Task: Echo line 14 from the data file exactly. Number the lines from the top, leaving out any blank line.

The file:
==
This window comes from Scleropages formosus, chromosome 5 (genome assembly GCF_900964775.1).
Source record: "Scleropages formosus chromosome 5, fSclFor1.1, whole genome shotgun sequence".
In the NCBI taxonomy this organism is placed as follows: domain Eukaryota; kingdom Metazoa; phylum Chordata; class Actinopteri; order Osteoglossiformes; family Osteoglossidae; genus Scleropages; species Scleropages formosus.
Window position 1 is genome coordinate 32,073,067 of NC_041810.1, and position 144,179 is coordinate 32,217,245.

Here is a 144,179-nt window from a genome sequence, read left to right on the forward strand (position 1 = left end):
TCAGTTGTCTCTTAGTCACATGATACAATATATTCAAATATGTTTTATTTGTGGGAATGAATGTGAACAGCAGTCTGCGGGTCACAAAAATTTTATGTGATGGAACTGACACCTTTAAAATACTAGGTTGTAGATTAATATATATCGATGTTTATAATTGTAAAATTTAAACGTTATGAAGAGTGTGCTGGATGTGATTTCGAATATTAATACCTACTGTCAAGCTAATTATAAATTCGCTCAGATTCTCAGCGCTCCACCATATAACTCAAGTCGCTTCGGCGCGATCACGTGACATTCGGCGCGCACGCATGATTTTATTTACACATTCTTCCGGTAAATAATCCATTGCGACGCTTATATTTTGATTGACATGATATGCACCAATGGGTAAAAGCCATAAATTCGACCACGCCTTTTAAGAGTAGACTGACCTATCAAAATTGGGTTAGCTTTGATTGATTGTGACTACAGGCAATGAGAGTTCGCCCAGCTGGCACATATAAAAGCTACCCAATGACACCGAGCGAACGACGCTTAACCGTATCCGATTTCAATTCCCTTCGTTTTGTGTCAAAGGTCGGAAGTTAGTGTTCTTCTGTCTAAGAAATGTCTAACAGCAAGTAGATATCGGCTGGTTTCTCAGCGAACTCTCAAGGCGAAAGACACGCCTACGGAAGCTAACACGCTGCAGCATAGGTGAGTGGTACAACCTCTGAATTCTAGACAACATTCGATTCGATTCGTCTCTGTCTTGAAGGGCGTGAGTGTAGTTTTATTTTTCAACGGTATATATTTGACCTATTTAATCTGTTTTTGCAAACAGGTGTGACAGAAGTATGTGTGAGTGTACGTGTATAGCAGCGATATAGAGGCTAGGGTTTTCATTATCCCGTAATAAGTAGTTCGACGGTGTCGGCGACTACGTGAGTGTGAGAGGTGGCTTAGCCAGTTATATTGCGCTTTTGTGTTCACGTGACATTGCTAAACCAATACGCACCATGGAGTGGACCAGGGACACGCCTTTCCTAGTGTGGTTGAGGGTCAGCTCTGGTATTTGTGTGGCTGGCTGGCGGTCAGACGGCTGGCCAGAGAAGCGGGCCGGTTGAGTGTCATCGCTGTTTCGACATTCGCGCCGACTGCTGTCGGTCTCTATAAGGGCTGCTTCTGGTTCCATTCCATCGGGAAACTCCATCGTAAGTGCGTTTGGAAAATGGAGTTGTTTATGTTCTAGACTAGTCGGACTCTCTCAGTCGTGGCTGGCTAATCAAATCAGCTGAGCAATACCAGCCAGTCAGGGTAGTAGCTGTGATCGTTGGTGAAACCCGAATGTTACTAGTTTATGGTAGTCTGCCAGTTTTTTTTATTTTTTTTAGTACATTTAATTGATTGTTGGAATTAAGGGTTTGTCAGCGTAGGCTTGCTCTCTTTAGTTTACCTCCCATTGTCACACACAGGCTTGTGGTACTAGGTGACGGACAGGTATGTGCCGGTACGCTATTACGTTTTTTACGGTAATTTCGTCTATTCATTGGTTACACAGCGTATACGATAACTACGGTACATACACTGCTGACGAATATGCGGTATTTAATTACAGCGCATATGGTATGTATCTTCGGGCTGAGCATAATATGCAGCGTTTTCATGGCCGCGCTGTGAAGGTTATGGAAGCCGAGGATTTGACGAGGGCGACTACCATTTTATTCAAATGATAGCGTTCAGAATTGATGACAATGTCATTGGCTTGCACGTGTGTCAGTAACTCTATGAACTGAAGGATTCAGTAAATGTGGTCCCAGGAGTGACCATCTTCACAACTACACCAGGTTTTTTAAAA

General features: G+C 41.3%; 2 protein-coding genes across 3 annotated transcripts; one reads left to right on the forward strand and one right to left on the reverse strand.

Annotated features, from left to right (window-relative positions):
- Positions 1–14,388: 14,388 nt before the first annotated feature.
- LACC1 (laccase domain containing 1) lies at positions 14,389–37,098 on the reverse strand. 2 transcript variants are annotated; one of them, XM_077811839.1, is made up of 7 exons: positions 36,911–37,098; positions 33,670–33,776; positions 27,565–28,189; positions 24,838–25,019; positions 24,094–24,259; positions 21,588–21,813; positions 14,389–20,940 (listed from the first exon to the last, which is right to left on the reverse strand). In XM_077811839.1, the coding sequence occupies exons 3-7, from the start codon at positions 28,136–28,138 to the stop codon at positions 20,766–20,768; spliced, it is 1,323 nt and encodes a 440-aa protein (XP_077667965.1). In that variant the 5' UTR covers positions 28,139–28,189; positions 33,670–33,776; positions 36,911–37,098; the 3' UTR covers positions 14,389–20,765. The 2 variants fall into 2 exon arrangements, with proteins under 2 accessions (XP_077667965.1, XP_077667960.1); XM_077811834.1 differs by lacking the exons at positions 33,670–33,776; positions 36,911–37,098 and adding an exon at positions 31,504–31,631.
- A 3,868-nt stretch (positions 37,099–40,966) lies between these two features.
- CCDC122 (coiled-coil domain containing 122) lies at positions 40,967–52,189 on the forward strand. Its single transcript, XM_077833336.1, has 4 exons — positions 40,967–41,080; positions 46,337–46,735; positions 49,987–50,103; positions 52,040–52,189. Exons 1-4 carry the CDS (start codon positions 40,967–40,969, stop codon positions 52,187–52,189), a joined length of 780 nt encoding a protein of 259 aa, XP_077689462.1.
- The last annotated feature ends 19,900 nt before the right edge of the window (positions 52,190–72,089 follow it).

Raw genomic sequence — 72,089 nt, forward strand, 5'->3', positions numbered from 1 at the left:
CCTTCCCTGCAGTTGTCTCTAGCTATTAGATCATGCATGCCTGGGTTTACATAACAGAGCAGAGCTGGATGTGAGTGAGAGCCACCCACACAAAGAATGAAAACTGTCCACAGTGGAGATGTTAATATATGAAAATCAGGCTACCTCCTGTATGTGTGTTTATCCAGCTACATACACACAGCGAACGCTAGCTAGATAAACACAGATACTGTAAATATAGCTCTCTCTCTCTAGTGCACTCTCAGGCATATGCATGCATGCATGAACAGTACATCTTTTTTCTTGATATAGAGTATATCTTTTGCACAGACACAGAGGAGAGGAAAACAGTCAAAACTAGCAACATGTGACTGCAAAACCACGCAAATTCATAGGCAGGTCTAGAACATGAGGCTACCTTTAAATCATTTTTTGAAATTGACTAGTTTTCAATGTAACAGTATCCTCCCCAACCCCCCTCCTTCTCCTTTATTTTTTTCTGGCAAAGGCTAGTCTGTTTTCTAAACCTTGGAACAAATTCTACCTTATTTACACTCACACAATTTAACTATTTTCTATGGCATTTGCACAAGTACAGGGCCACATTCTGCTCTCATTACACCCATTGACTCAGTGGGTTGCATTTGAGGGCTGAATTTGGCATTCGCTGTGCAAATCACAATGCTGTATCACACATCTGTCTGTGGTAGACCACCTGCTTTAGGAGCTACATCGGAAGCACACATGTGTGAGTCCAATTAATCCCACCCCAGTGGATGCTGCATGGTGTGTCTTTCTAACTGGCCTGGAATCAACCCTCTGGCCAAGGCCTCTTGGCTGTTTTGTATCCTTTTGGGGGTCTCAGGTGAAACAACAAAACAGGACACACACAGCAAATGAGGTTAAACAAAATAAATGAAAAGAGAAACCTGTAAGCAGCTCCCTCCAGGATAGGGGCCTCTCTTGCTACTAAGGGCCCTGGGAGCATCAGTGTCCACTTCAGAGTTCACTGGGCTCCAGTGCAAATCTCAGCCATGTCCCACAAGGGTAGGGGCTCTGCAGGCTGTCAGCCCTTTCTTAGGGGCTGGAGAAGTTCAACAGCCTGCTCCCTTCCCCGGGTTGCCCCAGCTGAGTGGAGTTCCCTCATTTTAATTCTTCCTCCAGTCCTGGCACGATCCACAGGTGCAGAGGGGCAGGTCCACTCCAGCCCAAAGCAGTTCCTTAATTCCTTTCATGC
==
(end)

Raw genomic sequence — 72,089 nt, forward strand, 5'->3', positions numbered from 1 at the left: